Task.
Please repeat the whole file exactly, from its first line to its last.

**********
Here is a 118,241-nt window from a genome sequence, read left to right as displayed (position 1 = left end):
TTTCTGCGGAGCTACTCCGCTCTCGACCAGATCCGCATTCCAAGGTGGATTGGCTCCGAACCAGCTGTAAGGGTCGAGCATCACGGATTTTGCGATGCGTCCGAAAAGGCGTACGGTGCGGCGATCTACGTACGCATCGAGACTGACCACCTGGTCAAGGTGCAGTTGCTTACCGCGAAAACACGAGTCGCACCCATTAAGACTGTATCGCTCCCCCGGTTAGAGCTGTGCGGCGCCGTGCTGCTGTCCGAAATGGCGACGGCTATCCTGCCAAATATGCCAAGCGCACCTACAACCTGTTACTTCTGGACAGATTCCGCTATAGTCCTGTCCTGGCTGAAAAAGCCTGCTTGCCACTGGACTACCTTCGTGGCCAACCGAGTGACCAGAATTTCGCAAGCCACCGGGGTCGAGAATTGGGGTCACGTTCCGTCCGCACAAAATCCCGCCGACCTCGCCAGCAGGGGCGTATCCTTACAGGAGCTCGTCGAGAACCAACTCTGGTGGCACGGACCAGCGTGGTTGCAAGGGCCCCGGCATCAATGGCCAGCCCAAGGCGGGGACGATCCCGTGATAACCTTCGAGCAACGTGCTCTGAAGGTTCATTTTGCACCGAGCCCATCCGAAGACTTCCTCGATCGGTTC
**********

Here is a 118,241-nt window from a genome sequence, read left to right as displayed (position 1 = left end):
TTTCTGCGGAGCTACTCCGCTCTCGACCAGATCCGCATTCCAAGGTGGATTGGCTCCGAACCAGCTGTAAGGGTCGAGCATCACGGATTTTGCGATGCGTCCGAAAAGGCGTACGGTGCGGCGATCTACGTACGCATCGAGACTGACCACCTGGTCAAGGTGCAGTTGCTTACCGCGAAAACACGAGTCGCACCCATTAAGACTGTATCGCTCCCCCGGTTAGAGCTGTGCGGCGCCGTGCTGCTGTCCGAAATGGCGACGGCTATCCTGCCAAATATGCCAAGCGCACCTACAACCTGTTACTTCTGGACAGATTCCGCTATAGTCCTGTCCTGGCTGAAAAAGCCTGCTTGCCACTGGACTACCTTCGTGGCCAACCGAGTGACCAGAATTTCGCAAGCCACCGGGGTCGAGAATTGGGGTCACGTTCCGTCCGCACAAAATCCCGCCGACCTCGCCAGCAGGGGCGTATCCTTACAGGAGCTCGTCGAGAACCAACTCTGGTGGCACGGACCAGCGTGGTTGCAAGGGCCCCGGCATCAATGGCCAGCCCAAGGCGGGGACGATCCCGTGATAACCTTCGAGCAACGTGCTCTGAAGGTTCATTTTGCACCGAGCCCATCCGAAGACTTCCTCGATCGGTTC